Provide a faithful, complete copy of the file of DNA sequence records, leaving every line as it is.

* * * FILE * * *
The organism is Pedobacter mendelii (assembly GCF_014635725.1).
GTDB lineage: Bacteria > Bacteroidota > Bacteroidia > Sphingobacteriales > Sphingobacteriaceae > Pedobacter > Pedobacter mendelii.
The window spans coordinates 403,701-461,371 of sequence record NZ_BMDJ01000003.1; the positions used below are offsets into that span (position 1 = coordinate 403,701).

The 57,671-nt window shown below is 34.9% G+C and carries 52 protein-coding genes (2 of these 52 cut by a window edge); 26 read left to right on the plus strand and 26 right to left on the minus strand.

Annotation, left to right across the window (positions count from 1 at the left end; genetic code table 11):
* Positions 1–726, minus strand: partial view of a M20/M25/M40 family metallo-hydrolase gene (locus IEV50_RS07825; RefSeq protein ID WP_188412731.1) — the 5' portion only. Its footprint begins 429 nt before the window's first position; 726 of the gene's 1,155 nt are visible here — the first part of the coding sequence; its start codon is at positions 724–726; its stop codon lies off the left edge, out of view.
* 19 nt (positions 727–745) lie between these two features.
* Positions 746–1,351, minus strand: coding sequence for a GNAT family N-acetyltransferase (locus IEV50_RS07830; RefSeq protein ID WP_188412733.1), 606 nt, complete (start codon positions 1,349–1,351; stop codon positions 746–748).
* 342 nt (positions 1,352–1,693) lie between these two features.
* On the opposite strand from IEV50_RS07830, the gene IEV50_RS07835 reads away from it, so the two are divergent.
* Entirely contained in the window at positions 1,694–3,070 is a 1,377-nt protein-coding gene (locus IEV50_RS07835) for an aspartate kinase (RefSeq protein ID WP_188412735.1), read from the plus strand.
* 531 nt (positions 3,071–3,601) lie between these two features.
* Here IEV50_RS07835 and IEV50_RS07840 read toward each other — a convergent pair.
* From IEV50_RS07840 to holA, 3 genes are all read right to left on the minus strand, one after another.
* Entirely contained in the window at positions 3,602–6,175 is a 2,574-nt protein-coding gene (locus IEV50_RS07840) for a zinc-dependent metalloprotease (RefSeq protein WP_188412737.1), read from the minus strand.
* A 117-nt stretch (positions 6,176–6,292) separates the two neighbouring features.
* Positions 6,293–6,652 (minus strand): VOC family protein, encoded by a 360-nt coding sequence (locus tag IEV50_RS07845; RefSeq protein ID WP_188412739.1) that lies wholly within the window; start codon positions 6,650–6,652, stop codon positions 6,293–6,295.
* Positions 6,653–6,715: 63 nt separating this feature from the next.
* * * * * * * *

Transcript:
The organism is Pedobacter mendelii (assembly GCF_014635725.1).
GTDB lineage: Bacteria > Bacteroidota > Bacteroidia > Sphingobacteriales > Sphingobacteriaceae > Pedobacter > Pedobacter mendelii.
The window spans coordinates 403,701-461,371 of sequence record NZ_BMDJ01000003.1; the positions used below are offsets into that span (position 1 = coordinate 403,701).

The 57,671-nt window shown below is 34.9% G+C and carries 52 protein-coding genes (2 of these 52 cut by a window edge); 26 read left to right on the plus strand and 26 right to left on the minus strand.

Annotation, left to right across the window (positions count from 1 at the left end; genetic code table 11):
* Positions 1–726, minus strand: partial view of a M20/M25/M40 family metallo-hydrolase gene (locus IEV50_RS07825; RefSeq protein ID WP_188412731.1) — the 5' portion only. Its footprint begins 429 nt before the window's first position; 726 of the gene's 1,155 nt are visible here — the first part of the coding sequence; its start codon is at positions 724–726; its stop codon lies off the left edge, out of view.
* 19 nt (positions 727–745) lie between these two features.
* Positions 746–1,351, minus strand: coding sequence for a GNAT family N-acetyltransferase (locus IEV50_RS07830; RefSeq protein ID WP_188412733.1), 606 nt, complete (start codon positions 1,349–1,351; stop codon positions 746–748).
* 342 nt (positions 1,352–1,693) lie between these two features.
* On the opposite strand from IEV50_RS07830, the gene IEV50_RS07835 reads away from it, so the two are divergent.
* Entirely contained in the window at positions 1,694–3,070 is a 1,377-nt protein-coding gene (locus IEV50_RS07835) for an aspartate kinase (RefSeq protein ID WP_188412735.1), read from the plus strand.
* 531 nt (positions 3,071–3,601) lie between these two features.
* Here IEV50_RS07835 and IEV50_RS07840 read toward each other — a convergent pair.
* From IEV50_RS07840 to holA, 3 genes are all read right to left on the minus strand, one after another.
* Entirely contained in the window at positions 3,602–6,175 is a 2,574-nt protein-coding gene (locus IEV50_RS07840) for a zinc-dependent metalloprotease (RefSeq protein WP_188412737.1), read from the minus strand.
* A 117-nt stretch (positions 6,176–6,292) separates the two neighbouring features.
* Positions 6,293–6,652 (minus strand): VOC family protein, encoded by a 360-nt coding sequence (locus tag IEV50_RS07845; RefSeq protein ID WP_188412739.1) that lies wholly within the window; start codon positions 6,650–6,652, stop codon positions 6,293–6,295.
* Positions 6,653–6,715: 63 nt separating this feature from the next.